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Editor’s Pick: Geometric Ltd. Adds Intelligence to Manufacturability

By Anthony J. Lockwood

Dear Desktop Engineering Reader:

Among the definitions of DFM — Design for Manufacturability or Manufacture — one characteristic they all cover is that DFM should facilitate upstream manufacturability and validation by identifying difficult, expensive, or non-manufacturable designs early in the process. But for you hands-on types, chances are excellent that you define DFM as a bee in your manager’s bonnet that stung you right after the boss was yelled at because you messed up a rule that nobody even heard of before the boss got chewed out. DFMPro from Geometric gets everyone using the same rulebook.

Actually, DFMPro gets everyone using the same library, then it automates the DFM process so that designers do not have to remember or figure out the capabilities of some machine halfway around the world. In a nutshell, DFMPro enables you to take in the knowledge in somebody’s head and build libraries of rules that become the standard operating procedures of your organization.

How DFMPro does that is by creating an iterative approach to the design process that seeks feedback on manufacturability issues from — get this — the manufacturing department early in the cycle before corrections become a nightmare. As this knowledge is captured, your repository of knowledge swells. From this knowledge base, you can use DFMPro to configure rules and procedures that automatically and interactively check a design’s compatibility with manufacturing processes. You can run reports and all that too. But the important thing is that, over time, your organization develops a repeatable level of basic design quality.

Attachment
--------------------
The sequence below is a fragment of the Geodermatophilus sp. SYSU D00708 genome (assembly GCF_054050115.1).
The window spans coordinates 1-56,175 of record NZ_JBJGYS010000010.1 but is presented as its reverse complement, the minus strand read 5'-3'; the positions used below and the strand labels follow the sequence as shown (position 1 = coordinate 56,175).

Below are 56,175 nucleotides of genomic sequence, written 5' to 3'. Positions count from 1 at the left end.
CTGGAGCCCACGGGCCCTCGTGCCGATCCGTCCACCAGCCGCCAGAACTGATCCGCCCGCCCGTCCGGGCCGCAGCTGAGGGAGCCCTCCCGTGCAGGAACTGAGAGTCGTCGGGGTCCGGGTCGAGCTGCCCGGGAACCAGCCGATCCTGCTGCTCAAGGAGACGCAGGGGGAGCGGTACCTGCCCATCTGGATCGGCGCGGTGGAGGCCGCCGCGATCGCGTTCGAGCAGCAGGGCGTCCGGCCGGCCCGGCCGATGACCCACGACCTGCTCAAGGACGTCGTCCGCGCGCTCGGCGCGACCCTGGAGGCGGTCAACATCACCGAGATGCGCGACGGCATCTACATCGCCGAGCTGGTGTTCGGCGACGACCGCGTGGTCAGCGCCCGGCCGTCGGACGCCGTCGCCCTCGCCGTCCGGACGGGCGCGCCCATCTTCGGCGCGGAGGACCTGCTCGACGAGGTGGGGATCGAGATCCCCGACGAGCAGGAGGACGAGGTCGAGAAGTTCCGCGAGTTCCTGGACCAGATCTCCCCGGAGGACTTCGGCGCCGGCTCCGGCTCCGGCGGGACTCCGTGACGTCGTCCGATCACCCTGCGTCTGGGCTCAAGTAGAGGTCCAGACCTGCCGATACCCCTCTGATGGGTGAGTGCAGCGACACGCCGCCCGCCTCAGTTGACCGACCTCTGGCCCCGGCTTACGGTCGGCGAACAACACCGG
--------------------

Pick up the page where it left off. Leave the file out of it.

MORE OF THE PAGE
This means both fewer manufacturing change orders and higher quality because designers, for once knowing the limits manufacturing, are freed to innovate within defined parameters. Further, the boss will have one less excuse to get honked off at you. (OK, I’m being a little optimistic on that last one.)

DFMPro 2008 EX integrates with SolidWorks; and a Pro/Engineer version is under development. You can learn more about DFMPro from today’s Pick of the Week write-up, where you’ll find links to videos, data sheets, and evaluation unit sign-ups. If you care about quality and having an efficient design for manufacturing process, then you should check out DFMPro. It helps you get designs right the first time.

Thanks, Pal. — Lockwood

Anthony J. Lockwood

Editor at Large, Desktop Engineering Magazine

About Anthony J. Lockwood

Anthony J. Lockwood is Desktop Engineering's Editor-at-Large. Contact him via de-editors@deskeng.com.
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